So for the next set up after the one on the beach, we went into Jumeirah Beach Park and were shooting quite close to the Jumeirah Beach Road, which at that time in the morning, was busy enough with traffic to create a serious issue for me in the sound department. So I decided to use the 8070 to see if I could reject as much unwanted sound as possible and we managed to record most of what we had to shoot. Some shots are probably going to be worked on in post production but a minimum amount.
But how does it work?
Well, you need to know that this mic is working on the principle of significantly reducing the side axis by using an interference tube. What does that mean I hear you say?
Sound is composed of different frequencies, you have frequencies from a lower end to a higher end; low frequencies will have a longer wave length and higher frequencies will have shorter wave length. So when the sound has a wave length longer the tube itself, it’ll be picked up normally by the capsule. And when the sound has a wave length shorter than the tube itself, because of the a design of this tube, it’ll reject and interfere with that sound hitting the side of the mic. Therefore the sound is still picked up but with a reduced level. The longer your tube is, the greater the side rejection will be as it’ll reject longer wave length then the 8060 for instance.
So, just by placing the mic at a specific angle to the road and to the subject you can cancel out most of the aforementioned unwanted sound.
The MKH 8070 is also a modular microphone and therefore the same modules you would use on the 8060 could be placed on the 8070.
As with the 8070, there are also some points to consider before you purchase this microphone:
From a purely practical point of view, the weight and the size of the mic. It is, once in its basket and at the end of a quite well extended boom pole, a very heavy tool to manipulate. Especially when you shoot in the month of August in Dubai! 300gm for the mic itself at 432mm long makes it something you really have to consider.
My third and last test was the MKE1 Lapel microphone. Now testing Lapels is always tricky for me because I am used to a certain microphone I have had for years, and I am surely not the only Sound Recordist who feels that way. Nevertheless, I was intrigued to test this Lavalier for two reasons:
1. Sennheiser agreed to reintroduce the MKE1 due to a high demand from the Audio Operator Community.
2. It could be a very strong ally to the Sanken COS 11 because of its size.
The New MKE1:
I tested this mic on a documentary. Sure enough, the result was superb. I found the same quality I find in my Sanken: warm, rich, velvety, excellent frequency response and a high speech intelligibility. And the beauty of it is that the mic itself is smaller then my COS 11 but it still has a very high sound pressure level of 142dB! Not bad for a 3.3mm capsule!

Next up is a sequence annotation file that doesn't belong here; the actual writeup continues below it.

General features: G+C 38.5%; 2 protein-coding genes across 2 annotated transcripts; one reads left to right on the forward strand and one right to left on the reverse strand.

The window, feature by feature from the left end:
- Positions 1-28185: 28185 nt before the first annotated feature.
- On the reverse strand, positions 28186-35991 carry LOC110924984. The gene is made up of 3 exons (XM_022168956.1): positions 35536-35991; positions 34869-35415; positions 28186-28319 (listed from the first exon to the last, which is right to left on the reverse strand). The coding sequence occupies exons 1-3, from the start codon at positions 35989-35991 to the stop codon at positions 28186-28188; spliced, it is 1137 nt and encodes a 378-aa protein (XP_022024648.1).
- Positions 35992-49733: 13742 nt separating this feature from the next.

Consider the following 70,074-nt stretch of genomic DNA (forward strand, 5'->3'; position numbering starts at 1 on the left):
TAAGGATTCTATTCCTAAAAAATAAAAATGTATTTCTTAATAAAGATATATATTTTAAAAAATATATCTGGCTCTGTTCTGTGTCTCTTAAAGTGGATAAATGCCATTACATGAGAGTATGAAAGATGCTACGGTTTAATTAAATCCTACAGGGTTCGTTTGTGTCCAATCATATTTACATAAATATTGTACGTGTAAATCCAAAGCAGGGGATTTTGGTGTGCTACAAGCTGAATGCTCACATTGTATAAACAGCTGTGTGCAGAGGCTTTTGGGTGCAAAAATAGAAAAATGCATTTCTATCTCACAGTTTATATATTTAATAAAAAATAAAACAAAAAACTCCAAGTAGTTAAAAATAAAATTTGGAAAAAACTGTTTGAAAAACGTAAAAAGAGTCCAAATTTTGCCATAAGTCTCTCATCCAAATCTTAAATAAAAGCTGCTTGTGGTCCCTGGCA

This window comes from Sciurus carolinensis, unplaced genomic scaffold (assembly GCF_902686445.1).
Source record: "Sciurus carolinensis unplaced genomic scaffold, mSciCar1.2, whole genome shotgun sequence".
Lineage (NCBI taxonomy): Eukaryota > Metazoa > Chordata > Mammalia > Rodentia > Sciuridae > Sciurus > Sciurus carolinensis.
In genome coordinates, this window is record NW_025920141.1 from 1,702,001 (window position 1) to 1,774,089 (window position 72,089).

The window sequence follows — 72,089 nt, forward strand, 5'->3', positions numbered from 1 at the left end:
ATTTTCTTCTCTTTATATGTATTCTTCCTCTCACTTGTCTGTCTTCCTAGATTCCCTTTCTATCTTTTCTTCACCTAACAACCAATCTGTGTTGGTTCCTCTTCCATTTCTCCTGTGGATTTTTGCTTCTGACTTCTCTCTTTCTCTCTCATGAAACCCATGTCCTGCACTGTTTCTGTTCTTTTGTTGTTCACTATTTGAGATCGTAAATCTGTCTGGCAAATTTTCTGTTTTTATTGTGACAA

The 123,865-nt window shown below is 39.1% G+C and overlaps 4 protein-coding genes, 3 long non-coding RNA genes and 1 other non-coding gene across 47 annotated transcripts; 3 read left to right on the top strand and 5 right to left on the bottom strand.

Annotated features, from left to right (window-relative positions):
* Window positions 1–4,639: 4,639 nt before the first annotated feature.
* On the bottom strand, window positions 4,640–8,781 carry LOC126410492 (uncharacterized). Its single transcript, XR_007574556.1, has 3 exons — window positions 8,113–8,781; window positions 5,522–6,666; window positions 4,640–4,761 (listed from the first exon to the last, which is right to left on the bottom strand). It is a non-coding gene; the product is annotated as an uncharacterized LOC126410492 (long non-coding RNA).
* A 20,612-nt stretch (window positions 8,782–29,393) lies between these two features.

It also has a new membrane design that makes it extremely sweat resistant; its special gauze and multi-purpose cap also offer additional protection from moisture. The 1mm thin cable is reinforced with Kevlar™ which makes the cable much stronger and durable. Colourwise, you can order the mic in black, white, brown, beige and light beige.
So to conclude, Sennheiser once again came out strong with three new beautiful tools that entered the world of the sound recording industry. These new microphones are well thought through and well designed but they do come at a certain price. It could be for some, a heavy investment.
However, if you think about it, once you’d tried them you would probably see the potential of the new era of digital applications. You need to ask yourself the question: are you willing to go that step further? Or do you just want to stay on the analogue side of the industry? Sooner or later, you’ll have to be ready to surf the digital wave and that is where I believe Sennheiser has been really clever by introducing the new MKH 8000 series, crossover modular products that allow you to move from the analogue to the digital world. This new series could be ideal for those with restricted budgets who would choose to expand their accessory box bit by bit.
David is a Belgian Sound Recordist who has been based in the Middle East since 2004. Starting his career 10 years ago as a Radio Broadcast Sound Engineer for the Belgian National Broadcast Company and moving onto location projects for over 7 years. He has credits for many documentaries, corporate videos and ENG network programs. And has worked alongside accomplished DoP’s and crews from all over the world.